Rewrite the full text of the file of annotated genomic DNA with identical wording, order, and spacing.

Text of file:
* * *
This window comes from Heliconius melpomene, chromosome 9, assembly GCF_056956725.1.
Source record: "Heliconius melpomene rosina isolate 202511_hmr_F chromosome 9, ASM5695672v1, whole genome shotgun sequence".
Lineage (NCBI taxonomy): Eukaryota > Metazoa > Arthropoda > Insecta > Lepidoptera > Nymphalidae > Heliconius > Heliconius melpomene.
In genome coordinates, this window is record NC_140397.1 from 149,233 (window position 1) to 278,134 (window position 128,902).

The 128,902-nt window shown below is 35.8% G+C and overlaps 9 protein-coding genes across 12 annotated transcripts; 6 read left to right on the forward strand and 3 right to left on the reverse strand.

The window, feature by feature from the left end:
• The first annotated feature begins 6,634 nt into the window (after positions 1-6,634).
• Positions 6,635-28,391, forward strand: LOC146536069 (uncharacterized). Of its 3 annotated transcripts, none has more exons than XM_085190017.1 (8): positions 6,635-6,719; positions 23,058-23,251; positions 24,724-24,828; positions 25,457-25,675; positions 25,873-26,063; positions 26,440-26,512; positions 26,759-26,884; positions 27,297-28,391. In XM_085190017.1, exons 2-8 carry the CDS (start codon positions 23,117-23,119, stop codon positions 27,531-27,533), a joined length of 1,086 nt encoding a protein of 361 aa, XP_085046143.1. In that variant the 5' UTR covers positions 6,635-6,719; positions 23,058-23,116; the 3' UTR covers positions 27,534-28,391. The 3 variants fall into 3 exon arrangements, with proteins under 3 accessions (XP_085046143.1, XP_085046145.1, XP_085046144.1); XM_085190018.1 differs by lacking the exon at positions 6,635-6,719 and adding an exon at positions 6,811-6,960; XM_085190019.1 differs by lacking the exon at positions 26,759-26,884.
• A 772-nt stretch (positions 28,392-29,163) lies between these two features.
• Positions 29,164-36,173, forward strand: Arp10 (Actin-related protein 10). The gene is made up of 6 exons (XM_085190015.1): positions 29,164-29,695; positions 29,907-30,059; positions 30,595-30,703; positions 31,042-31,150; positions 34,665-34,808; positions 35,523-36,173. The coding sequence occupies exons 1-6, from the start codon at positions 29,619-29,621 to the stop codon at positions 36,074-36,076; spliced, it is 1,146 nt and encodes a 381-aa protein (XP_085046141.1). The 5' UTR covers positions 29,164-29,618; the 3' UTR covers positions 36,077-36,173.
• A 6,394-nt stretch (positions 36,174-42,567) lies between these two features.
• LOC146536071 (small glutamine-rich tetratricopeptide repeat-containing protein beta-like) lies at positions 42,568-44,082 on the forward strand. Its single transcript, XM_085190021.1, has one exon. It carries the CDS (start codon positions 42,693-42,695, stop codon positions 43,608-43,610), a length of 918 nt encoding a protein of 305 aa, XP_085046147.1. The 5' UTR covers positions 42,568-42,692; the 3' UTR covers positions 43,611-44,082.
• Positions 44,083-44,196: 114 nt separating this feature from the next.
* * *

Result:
This window comes from Heliconius melpomene, chromosome 9, assembly GCF_056956725.1.
Source record: "Heliconius melpomene rosina isolate 202511_hmr_F chromosome 9, ASM5695672v1, whole genome shotgun sequence".
Lineage (NCBI taxonomy): Eukaryota > Metazoa > Arthropoda > Insecta > Lepidoptera > Nymphalidae > Heliconius > Heliconius melpomene.
In genome coordinates, this window is record NC_140397.1 from 149,233 (window position 1) to 278,134 (window position 128,902).

The 128,902-nt window shown below is 35.8% G+C and overlaps 9 protein-coding genes across 12 annotated transcripts; 6 read left to right on the forward strand and 3 right to left on the reverse strand.

The window, feature by feature from the left end:
• The first annotated feature begins 6,634 nt into the window (after positions 1-6,634).
• Positions 6,635-28,391, forward strand: LOC146536069 (uncharacterized). Of its 3 annotated transcripts, none has more exons than XM_085190017.1 (8): positions 6,635-6,719; positions 23,058-23,251; positions 24,724-24,828; positions 25,457-25,675; positions 25,873-26,063; positions 26,440-26,512; positions 26,759-26,884; positions 27,297-28,391. In XM_085190017.1, exons 2-8 carry the CDS (start codon positions 23,117-23,119, stop codon positions 27,531-27,533), a joined length of 1,086 nt encoding a protein of 361 aa, XP_085046143.1. In that variant the 5' UTR covers positions 6,635-6,719; positions 23,058-23,116; the 3' UTR covers positions 27,534-28,391. The 3 variants fall into 3 exon arrangements, with proteins under 3 accessions (XP_085046143.1, XP_085046145.1, XP_085046144.1); XM_085190018.1 differs by lacking the exon at positions 6,635-6,719 and adding an exon at positions 6,811-6,960; XM_085190019.1 differs by lacking the exon at positions 26,759-26,884.
• A 772-nt stretch (positions 28,392-29,163) lies between these two features.
• Positions 29,164-36,173, forward strand: Arp10 (Actin-related protein 10). The gene is made up of 6 exons (XM_085190015.1): positions 29,164-29,695; positions 29,907-30,059; positions 30,595-30,703; positions 31,042-31,150; positions 34,665-34,808; positions 35,523-36,173. The coding sequence occupies exons 1-6, from the start codon at positions 29,619-29,621 to the stop codon at positions 36,074-36,076; spliced, it is 1,146 nt and encodes a 381-aa protein (XP_085046141.1). The 5' UTR covers positions 29,164-29,618; the 3' UTR covers positions 36,077-36,173.
• A 6,394-nt stretch (positions 36,174-42,567) lies between these two features.
• LOC146536071 (small glutamine-rich tetratricopeptide repeat-containing protein beta-like) lies at positions 42,568-44,082 on the forward strand. Its single transcript, XM_085190021.1, has one exon. It carries the CDS (start codon positions 42,693-42,695, stop codon positions 43,608-43,610), a length of 918 nt encoding a protein of 305 aa, XP_085046147.1. The 5' UTR covers positions 42,568-42,692; the 3' UTR covers positions 43,611-44,082.
• Positions 44,083-44,196: 114 nt separating this feature from the next.